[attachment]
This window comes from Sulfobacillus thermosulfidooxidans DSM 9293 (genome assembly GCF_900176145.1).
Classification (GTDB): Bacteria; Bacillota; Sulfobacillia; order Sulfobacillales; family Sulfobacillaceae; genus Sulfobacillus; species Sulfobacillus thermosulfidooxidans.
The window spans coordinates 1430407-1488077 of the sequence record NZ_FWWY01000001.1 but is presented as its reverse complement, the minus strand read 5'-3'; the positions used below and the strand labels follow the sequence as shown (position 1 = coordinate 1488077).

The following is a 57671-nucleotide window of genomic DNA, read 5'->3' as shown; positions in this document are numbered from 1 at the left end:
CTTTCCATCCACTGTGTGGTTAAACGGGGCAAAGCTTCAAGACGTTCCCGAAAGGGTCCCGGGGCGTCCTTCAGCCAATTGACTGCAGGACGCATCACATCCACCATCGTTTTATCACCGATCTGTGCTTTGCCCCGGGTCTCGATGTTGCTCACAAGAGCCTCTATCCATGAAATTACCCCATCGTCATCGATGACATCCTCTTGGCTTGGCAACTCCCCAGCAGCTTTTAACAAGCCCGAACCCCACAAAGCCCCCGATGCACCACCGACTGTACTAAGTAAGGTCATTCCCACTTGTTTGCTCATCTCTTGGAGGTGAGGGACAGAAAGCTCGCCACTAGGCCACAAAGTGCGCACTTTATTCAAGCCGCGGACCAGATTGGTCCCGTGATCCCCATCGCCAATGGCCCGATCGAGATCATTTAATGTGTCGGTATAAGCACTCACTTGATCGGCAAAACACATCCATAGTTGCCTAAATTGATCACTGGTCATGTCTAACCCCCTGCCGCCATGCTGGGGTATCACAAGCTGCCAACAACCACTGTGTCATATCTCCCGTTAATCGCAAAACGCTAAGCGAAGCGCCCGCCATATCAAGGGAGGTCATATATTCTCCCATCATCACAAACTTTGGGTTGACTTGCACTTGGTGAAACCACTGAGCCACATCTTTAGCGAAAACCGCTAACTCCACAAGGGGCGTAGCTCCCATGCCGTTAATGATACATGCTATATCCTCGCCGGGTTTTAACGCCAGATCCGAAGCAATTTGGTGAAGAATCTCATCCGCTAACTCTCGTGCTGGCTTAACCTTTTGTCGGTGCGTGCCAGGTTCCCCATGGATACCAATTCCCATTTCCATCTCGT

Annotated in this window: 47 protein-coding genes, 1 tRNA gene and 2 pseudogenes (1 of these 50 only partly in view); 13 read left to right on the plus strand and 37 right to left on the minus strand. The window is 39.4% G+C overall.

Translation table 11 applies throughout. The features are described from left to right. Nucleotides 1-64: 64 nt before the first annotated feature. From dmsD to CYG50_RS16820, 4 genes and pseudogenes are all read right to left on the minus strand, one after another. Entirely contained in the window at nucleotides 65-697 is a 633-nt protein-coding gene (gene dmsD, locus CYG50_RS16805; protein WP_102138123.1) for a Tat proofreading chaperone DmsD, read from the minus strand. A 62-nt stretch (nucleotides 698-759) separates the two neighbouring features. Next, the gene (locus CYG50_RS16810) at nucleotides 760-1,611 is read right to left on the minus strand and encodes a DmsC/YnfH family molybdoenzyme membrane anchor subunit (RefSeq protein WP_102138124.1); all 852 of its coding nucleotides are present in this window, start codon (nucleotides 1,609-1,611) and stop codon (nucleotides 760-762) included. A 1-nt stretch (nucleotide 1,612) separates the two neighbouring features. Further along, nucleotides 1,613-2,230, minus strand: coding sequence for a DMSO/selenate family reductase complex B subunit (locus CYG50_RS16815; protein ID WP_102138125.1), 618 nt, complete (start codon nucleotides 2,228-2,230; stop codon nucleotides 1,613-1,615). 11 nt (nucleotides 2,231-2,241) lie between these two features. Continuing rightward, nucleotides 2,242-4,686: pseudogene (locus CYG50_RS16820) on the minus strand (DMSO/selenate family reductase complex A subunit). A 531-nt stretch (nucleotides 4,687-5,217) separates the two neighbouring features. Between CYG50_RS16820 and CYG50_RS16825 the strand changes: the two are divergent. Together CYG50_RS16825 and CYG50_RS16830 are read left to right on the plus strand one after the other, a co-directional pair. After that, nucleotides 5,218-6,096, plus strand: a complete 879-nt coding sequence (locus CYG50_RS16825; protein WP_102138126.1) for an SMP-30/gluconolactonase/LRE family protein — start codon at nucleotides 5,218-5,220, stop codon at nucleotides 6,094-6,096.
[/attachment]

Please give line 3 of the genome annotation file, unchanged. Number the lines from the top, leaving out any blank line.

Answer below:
The window spans coordinates 1430407-1488077 of the sequence record NZ_FWWY01000001.1 but is presented as its reverse complement, the minus strand read 5'-3'; the positions used below and the strand labels follow the sequence as shown (position 1 = coordinate 1488077).